As part of their mission to reach as broad an audience as possible, the production is also partnering with Facing History in Ourselves, an anti-bigotry, pro-democracy organization which teaches kids to be so-called “upstanders,” meaning people who actively stand up to wrongs they see in the world. Through this platform, Stranger at the Gate will have access to scholastic distribution via the 400,000 educators across the country who participate in the program.

For both Seftel and Yousafzai, the upside of this potential viewership is enormous. “This film has such a powerful yet simple message: if you want to know a person, meet them, talk to them, share some moments with them,” Yousafzai said. “I’ve had the opportunity to travel around the world and it has really opened my mind. We all grow up with narrow ideas about what the world looks like, and with time and experience and exposure to stories you realize that the world is so colorful and diverse — we have different people from different backgrounds and cultures — and you have a better and true and real picture of the world as you learn more.”

The Pakistani-born Yousafzai, who began her human rights advocacy as a preteen — championing in particular the education of girls and women as a pathway toward helping to end generational poverty, and thus help to eradicate extremist philosophies — of course came to worldwide notoriety in 2012, when she survived being shot in the head as a 15-year-old in an assassination attempt by the Taliban. For her, the story of Stranger at the Gate was one that struck close to home.

“It was a difficult documentary to watch because I was worried about everybody in the film and didn’t know what was going to happen,” she admitted. In praising the kindness and compassionate outreach of Bibi and others interviewed in the movie, Yousafzai said the story underscores the need to cast out emotional helplines toward those who manifest the most need.

“We need to help people who face so many challenges,” she noted. “When I think about the person who attacked me, I know that that one person might have gone through some challenges in life that society would have failed to address. Sometimes people ask me if I forgive the attacker, and I’m like I forgive the person because it’s never just the individual. You can’t just get rid of individuals and fix a problem in society. If not that one person it could be someone else as well, because something on a bigger scale is happening, and that’s how people are limited from opportunities or are left behind or are exposed to indoctrination or lack of education, and how they might themselves have faced so much trauma and discrimination that there’s no guidance or support for them. So I personally believe that everybody deserves a chance, and when I come across a person who I don’t agree with I think the first thing you need to do is start a conversation. It’s so important to talk.”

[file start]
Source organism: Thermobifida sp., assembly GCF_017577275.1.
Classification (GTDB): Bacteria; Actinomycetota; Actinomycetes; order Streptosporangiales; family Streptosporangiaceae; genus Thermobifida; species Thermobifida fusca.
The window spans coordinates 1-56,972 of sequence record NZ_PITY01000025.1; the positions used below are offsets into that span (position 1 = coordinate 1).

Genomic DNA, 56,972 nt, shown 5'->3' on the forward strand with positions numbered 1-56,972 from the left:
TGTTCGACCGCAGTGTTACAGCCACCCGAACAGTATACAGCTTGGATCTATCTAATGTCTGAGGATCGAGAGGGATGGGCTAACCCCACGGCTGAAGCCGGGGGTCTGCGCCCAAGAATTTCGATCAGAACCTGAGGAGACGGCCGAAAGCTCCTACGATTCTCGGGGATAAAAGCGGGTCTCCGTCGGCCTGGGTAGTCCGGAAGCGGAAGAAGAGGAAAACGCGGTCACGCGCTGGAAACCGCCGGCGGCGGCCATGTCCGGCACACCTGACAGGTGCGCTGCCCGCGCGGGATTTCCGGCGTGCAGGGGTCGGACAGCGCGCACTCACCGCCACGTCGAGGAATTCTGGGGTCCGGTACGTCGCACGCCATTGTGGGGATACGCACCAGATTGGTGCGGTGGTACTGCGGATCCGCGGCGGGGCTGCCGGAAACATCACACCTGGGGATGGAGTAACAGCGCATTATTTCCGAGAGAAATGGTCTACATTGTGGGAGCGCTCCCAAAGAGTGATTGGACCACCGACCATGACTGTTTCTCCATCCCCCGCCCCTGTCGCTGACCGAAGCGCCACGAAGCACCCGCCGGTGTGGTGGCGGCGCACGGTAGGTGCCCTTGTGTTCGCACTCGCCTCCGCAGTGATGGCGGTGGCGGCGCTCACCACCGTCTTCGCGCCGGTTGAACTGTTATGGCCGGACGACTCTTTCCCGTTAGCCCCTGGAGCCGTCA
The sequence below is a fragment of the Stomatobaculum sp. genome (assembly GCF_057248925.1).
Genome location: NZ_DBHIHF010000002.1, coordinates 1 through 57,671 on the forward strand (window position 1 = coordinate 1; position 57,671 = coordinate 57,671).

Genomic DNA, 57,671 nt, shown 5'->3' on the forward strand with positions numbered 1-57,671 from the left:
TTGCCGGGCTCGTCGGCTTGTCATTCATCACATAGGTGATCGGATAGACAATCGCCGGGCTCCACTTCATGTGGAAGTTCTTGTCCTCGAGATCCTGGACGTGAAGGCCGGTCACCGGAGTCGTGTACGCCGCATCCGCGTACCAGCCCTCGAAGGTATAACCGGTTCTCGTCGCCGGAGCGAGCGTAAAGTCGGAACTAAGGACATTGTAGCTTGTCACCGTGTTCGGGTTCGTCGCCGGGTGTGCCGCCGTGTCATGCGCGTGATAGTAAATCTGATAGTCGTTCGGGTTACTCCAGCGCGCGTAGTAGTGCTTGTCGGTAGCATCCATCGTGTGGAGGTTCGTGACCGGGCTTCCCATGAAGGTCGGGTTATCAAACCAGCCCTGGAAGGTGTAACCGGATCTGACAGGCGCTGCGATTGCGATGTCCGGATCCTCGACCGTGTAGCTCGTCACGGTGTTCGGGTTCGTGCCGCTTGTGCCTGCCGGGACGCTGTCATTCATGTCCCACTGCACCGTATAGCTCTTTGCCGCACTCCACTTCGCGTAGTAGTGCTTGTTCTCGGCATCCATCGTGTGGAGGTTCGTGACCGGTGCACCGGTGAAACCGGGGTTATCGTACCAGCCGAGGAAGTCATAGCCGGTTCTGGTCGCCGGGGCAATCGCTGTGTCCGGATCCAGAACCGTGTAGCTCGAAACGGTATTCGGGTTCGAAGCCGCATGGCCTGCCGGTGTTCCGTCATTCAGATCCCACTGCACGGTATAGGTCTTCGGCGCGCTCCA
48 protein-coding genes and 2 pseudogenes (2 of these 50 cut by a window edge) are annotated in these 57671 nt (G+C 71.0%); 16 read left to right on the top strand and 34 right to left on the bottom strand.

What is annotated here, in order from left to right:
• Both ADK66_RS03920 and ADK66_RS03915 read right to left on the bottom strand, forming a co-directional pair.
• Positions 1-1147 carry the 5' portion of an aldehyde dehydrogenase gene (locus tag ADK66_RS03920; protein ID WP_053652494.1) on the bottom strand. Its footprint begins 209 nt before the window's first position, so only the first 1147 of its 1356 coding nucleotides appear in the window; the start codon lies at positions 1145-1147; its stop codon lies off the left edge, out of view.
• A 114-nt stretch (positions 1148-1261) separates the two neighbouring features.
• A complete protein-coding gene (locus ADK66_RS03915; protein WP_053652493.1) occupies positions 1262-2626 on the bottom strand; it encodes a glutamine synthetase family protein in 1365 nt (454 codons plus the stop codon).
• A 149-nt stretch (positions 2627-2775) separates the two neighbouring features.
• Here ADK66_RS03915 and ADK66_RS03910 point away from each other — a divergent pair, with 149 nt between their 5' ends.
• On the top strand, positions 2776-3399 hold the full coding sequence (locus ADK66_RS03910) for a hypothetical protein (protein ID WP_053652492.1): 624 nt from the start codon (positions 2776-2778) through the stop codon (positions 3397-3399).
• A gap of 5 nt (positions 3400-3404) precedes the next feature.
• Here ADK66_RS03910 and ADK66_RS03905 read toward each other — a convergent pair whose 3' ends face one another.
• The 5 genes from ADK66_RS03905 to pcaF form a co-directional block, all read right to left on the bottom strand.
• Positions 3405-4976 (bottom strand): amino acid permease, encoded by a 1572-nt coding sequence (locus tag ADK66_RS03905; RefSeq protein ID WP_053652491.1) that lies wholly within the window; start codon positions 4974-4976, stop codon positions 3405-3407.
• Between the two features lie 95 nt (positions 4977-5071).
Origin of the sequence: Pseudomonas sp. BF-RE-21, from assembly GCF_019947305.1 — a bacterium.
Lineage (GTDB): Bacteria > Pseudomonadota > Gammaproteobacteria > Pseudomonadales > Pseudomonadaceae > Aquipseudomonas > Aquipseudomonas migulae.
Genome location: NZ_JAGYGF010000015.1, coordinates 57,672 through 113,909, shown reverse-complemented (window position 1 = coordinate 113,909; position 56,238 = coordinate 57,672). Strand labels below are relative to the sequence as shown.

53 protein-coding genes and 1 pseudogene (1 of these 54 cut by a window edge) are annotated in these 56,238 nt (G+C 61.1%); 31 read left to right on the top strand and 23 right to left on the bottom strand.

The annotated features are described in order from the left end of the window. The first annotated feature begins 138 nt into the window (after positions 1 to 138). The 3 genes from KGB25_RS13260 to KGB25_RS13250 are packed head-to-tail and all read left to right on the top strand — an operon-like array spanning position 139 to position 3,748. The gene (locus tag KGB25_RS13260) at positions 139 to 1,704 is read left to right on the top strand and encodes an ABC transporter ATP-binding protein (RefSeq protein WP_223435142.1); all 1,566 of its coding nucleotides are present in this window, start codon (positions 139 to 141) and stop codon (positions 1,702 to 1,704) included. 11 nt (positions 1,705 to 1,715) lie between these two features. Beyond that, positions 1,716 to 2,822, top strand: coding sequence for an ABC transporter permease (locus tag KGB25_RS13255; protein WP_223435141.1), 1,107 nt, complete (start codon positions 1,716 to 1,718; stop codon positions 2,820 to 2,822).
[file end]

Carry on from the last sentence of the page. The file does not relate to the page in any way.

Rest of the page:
One talk both Seftel and Yousafzai recently enjoyed came at the Oscar nominees luncheon. “We came across Steven Spielberg, as one does,” recounted Seftel with a smile. “And he came up to us, because I was with Malala. He knew about our film and said, ‘I’ve seen your film three times now and each time I’ve seen it I’ve cried in a different spot in the film.’ So that was just a lovely moment.”


“We’ve joked around that we want to make T-shirts with Bibi’s face on them that say, ‘What would Bibi do?’,” continued Seftel. “This film to me has a new kind of hero in it, and it’s the kind of hero we need right now — someone who uses love and compassion to bridge divides that are all around us. I feel like [this story] really proves that it can work for all of us. I believe that this film shows there’s something actionable we can all do: just talk to each other, be kind to each other, stay open. In this story it saved lives, but it can also change the world, I think. We can get to that place. I think we’ve moved away from it in the last several years, but I think we can get back to it.”

Stranger at the Gate, which is supported by the Doris Duke Foundation and presented by the New Yorker Studios, is available to view for free on YouTube.